CHARLOTTESVILLE — Few plays in football give Virginia coach Bronco Mendenhall the level of anxiety that comes with 50-50 balls, passes quarterbacks essentially throw up hoping their receiver can make a play against a defensive back, even when they’re covered.
They suddenly reduce the ultimate team sport to a man-to-man matchup.
“They make me nervous,” Mendenhall said. “They make me nervous when we’re throwing them, and it makes me nervous when we’re defending them, because, literally, the other 20 players are watching two players play one-on-one.”
Still, Virginia’s offense has devoted a good amount of time this spring to working on those plays, building chemistry between quarterback Brennan Armstrong and his corps of receivers and working on techniques including getting the ball at the highest possible point and using a receiver’s body to ward off defensive backs.
Armstrong said, to be a viable weapon for the offense, those plays need a much higher success rate than 50%.
“Hopefully, it’s more like 75-25,” said Armstrong, going into his second season as the team’s starter. “We’re on the same page. A guy’s playing a certain way? Boom, back shoulder. Just little things like that, hopefully those 50-50s can turn more into 75-25.”
UVA wide receivers coach Marques Hagans thinks that goal sells his group short.
“50-50 does not exist in our room,” Hagans said. “90-10 is what we refer to it as.”
That facet of the offense took a major hit this spring when wide receiver Lavel Davis Jr. suffered a torn ACL that will likely force him to miss the 2021 season. Mendenhall said the earliest the 6-foot-7 South Carolina native could be back is November.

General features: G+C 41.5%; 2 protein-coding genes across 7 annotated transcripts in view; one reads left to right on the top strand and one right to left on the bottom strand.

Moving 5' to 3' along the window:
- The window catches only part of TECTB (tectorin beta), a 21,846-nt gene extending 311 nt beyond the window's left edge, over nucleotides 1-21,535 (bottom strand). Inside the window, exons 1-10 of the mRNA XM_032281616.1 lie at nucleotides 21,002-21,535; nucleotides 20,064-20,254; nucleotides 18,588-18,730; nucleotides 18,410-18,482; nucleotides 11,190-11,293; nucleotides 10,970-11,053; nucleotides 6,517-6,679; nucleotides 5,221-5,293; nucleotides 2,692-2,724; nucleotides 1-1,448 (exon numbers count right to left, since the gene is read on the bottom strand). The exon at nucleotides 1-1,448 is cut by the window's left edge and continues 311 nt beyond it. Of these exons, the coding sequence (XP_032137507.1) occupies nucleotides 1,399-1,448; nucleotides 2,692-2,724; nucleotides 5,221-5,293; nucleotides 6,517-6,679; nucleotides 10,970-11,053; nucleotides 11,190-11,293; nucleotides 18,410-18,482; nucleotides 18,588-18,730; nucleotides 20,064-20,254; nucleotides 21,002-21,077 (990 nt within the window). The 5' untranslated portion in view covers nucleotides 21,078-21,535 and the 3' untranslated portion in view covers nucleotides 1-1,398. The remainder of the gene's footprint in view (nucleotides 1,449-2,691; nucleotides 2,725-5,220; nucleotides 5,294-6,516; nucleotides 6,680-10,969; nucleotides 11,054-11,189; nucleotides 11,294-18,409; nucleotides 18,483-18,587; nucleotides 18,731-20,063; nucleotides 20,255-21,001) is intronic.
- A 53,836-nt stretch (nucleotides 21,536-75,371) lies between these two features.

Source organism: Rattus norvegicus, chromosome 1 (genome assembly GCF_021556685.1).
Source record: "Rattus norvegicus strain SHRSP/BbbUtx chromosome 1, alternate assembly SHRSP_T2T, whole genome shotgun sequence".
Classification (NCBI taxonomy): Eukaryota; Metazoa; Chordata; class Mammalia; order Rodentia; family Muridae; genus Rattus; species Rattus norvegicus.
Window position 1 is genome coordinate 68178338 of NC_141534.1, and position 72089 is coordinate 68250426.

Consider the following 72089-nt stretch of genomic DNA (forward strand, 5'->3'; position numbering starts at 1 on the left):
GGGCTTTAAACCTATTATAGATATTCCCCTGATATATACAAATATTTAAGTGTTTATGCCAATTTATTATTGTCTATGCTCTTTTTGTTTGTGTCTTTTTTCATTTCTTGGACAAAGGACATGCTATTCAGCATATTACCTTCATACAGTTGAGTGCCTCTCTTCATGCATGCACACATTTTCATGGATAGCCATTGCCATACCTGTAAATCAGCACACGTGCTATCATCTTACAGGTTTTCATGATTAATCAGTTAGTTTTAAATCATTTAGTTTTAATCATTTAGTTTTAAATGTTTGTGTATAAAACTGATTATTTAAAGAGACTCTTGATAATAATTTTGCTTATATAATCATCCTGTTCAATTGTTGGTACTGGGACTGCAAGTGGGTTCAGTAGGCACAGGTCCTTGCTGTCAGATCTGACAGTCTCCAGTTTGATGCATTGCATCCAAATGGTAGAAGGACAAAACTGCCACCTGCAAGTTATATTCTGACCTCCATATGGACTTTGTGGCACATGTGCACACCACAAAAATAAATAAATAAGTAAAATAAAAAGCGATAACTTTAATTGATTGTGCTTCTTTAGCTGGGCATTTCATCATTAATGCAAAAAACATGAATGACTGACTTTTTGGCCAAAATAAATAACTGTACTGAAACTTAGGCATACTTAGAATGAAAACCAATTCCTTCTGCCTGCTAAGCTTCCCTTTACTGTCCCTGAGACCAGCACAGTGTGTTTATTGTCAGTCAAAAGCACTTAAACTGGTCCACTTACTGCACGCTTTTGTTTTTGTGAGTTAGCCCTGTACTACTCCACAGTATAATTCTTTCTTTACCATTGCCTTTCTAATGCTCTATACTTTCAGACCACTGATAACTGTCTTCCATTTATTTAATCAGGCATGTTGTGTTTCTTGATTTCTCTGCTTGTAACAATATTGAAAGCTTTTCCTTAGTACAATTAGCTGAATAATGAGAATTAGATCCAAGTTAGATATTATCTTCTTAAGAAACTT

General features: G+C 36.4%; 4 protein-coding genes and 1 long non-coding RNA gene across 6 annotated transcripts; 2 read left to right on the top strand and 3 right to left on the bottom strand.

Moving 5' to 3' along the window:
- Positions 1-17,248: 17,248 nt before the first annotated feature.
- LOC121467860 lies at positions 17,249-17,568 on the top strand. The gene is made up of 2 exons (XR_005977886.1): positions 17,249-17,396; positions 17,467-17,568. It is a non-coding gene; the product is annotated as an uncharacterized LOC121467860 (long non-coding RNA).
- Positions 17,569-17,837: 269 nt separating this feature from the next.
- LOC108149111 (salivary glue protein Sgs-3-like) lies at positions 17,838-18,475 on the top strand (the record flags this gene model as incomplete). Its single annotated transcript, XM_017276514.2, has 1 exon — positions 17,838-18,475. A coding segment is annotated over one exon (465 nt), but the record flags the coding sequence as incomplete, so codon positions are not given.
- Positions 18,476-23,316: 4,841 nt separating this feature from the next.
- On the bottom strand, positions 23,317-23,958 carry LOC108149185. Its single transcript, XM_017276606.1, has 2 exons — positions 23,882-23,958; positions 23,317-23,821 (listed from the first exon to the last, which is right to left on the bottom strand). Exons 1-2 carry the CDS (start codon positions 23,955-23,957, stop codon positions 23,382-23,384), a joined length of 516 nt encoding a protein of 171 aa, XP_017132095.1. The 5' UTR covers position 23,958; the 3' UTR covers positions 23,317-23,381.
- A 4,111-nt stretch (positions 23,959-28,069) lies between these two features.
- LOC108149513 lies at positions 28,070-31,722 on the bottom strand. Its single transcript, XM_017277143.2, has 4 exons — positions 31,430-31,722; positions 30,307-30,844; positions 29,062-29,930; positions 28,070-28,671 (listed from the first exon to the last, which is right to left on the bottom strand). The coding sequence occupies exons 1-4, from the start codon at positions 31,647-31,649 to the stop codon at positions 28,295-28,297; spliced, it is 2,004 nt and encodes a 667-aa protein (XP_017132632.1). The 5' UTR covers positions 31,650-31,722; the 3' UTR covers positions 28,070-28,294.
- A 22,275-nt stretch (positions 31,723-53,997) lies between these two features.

Davis had a breakout freshman season last year and, with his height and athleticism, figured to be a primary recipient of 50-50 balls.
With Davis out, Virginia’s tallest wide receiver is 6-4 sophomore Nathaniel Beal, who has never caught a college pass. Its tallest experienced wideout is 6-3 Ra’Shaun Henry, a transfer from FCS St. Francis, who caught seven passes for 206 yards and four touchdowns for the Cavaliers last year.
The most veteran members for UVA’s wide receivers group are on the shorter side, including 5-9 Billy Kemp IV and 5-8 Tavares Kelly Jr.
The team did move 6-2 junior Jaylon Baker from cornerback to wide receiver this spring.
But catching 50-50 balls isn’t all about height, and Hagans said he expects all of his players to be able to win the battle for the ball.
“They all better be able to do it,” said Hagans, “because it’s a way of life, not a type of pass.”
Of course, the team’s biggest target isn’t a wide receiver at all, it’s 6-7 transfer tight end Jelani Woods, a two-year starter at Oklahoma State who caught 31 passes for 361 yards and four touchdowns in his Cowboys career.
“Jelani Woods is probably the brightest spot that I’ve seen in our program this spring,” Mendenhall said. “He is big and he’s fast and he’s physical and he catches the ball well and he’s a great blocker, and man, is he thankful to be here. It is a perfect fit for us and him — and did I mention he’s really big?”
Woods’ size on offense helps negate some of Mendenhall’s unease about calling 50-50 plays. The emphasis on them this spring has helped better prepare his defense to guard against them.
Cornerback Nick Grant said offensive players’ advantage on the plays stems from the time they spend working on them.
“If two people are going for the ball, the person who practiced it more is going to get the 50-50 ball,” Grant said. “So, the secret to combating that is practicing it ourselves. That’s all they do all practice.”
Once the ball’s in the air, and both players are ready to go up for it, what’s the key? It’s simple, said Grant’s fellow corner, Darrius Bratton.
“Go up and make a play,” he said.